ND Game and Fish
Duck Brood Numbers Jump Nearly 80%
State Game and Fish Department migratory game bird biologists expect a fall flight of ducks similar to 1998, 2004 and 2020.
If those past seasons don’t ring a bell, the fall flight is anticipated to be about 23% above last year’s fall flight, based on observations from the annual mid-July duck production survey.
According to Mike Szymanski, migratory game bird management supervisor, the department’s 76th annual breeding duck survey conducted in May indicated the 2023 duck index was the 23rd highest on record, up 1.5% from 2022, and exceeded the 1948-2022 average index by 39%.
“After a very dry summer and fall last year, a snowy winter helped wetland conditions rebound nicely going into breeding season. However, precipitation has been spotty across the Prairie Pothole Region of the state since spring thaw, with the southern and central areas of the Missouri Coteau receiving more consistent rainfall,” Szymanski said. “Habitat conditions in uplands and wetlands were in good shape for a majority of the breeding season. A relatively strong number of ducks present in May helped to support breeding efforts that, despite a late thaw, were not delayed to a great degree.”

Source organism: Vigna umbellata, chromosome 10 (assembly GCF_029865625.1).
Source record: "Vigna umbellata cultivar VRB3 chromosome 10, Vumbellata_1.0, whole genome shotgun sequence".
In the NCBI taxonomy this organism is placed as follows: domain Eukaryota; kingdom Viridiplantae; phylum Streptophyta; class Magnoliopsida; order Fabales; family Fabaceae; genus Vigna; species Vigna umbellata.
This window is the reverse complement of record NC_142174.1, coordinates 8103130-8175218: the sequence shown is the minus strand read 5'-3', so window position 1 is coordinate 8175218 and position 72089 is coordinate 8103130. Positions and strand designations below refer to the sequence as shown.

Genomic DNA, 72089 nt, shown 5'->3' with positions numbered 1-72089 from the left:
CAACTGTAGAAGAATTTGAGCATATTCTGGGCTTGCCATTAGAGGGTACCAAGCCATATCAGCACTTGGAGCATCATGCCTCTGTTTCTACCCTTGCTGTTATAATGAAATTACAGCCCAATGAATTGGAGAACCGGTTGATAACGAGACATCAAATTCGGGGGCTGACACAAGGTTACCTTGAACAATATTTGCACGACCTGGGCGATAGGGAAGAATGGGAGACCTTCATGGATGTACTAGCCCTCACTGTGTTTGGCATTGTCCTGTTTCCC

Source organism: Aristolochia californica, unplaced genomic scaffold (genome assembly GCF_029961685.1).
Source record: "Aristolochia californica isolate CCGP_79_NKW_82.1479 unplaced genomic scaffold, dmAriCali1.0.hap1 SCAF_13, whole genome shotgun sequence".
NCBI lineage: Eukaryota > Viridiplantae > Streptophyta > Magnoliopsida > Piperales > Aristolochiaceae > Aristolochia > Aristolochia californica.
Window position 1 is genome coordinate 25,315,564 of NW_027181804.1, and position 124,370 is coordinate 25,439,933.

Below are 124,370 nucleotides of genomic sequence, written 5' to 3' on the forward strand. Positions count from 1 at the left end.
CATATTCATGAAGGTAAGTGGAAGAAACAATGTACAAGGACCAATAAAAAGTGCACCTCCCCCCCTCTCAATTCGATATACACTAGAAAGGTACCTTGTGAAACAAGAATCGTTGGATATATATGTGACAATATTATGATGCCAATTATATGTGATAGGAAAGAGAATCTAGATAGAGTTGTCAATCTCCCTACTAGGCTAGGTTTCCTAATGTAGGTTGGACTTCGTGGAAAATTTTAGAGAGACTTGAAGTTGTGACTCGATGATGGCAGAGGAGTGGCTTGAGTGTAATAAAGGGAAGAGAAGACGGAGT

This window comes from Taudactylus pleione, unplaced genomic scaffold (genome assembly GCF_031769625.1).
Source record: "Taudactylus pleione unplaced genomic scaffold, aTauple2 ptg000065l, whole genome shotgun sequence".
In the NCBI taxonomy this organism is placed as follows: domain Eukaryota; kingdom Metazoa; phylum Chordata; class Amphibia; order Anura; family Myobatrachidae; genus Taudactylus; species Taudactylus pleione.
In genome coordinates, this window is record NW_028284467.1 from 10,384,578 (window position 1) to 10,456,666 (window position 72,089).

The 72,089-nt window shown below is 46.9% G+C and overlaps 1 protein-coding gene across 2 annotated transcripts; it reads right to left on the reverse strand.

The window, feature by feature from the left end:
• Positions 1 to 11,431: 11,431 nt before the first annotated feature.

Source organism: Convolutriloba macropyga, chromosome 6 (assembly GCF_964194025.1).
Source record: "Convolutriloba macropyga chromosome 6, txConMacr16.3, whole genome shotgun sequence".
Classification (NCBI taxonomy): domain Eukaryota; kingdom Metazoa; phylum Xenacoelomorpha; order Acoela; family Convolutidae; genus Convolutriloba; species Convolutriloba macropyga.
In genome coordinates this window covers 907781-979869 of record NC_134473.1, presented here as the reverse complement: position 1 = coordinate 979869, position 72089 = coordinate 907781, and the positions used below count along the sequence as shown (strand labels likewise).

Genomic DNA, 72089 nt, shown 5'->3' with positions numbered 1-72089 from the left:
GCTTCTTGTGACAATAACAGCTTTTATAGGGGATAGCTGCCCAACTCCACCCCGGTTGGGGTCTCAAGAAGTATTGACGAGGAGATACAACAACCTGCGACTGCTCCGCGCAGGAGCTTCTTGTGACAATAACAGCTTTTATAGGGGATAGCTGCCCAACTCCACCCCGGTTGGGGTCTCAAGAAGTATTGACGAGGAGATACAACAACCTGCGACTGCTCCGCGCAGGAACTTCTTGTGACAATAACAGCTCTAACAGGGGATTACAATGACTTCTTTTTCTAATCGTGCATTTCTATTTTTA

The number of broods observed during the department’s July brood survey was up 79% from 2022, and 88% above the 1965-2022 average index. The average brood size was 6.5 ducklings, down 10% from 2022.
While there remains a shortage of upland nesting habitat across the state, Szymanski said overwater nesting species such as canvasbacks, redheads and ring-necked ducks all set records for number of broods observed this year, along with ruddy ducks nearly breaking their previous record.
Game and Fish biologists will conduct a separate survey in mid-September to assess wetland conditions heading into the waterfowl hunting season.
Deer Archery Season
North Dakota’s deer bow season opens Sept. 1 at noon and continues through Jan. 7, 2024.
Bowhunters can buy a license online at the North Dakota Game and Fish Department website, gf.nd.gov, or at vendors linked to the department’s online licensing system.
Hunters should plan accordingly and allow for time to receive their tag in the mail, as the tag will arrive by postal mail and not over the counter while the customer waits. This applies while purchasing a bow license at a license vendor, or at the Game and Fish Department’s main office in Bismarck. The bow tag will be mailed the next business day after the license is purchased.
All archery hunters must have a bow tag in possession before hunting.
Hunters should refer to the 2023 deer hunting guide for season information and regulations.